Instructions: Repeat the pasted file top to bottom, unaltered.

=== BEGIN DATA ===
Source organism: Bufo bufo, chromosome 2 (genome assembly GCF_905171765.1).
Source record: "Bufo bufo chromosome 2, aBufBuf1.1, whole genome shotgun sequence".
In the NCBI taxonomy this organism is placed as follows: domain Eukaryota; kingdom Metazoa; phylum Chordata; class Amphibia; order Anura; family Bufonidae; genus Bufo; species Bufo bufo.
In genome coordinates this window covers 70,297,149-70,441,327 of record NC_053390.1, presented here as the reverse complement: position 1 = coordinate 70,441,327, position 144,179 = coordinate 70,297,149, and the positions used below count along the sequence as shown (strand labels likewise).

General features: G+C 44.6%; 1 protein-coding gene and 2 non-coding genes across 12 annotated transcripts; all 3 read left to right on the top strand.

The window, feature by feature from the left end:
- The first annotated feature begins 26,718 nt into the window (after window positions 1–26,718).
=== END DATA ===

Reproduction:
Source organism: Bufo bufo, chromosome 2 (genome assembly GCF_905171765.1).
Source record: "Bufo bufo chromosome 2, aBufBuf1.1, whole genome shotgun sequence".
In the NCBI taxonomy this organism is placed as follows: domain Eukaryota; kingdom Metazoa; phylum Chordata; class Amphibia; order Anura; family Bufonidae; genus Bufo; species Bufo bufo.
In genome coordinates this window covers 70,297,149-70,441,327 of record NC_053390.1, presented here as the reverse complement: position 1 = coordinate 70,441,327, position 144,179 = coordinate 70,297,149, and the positions used below count along the sequence as shown (strand labels likewise).

General features: G+C 44.6%; 1 protein-coding gene and 2 non-coding genes across 12 annotated transcripts; all 3 read left to right on the top strand.

The window, feature by feature from the left end:
- The first annotated feature begins 26,718 nt into the window (after window positions 1–26,718).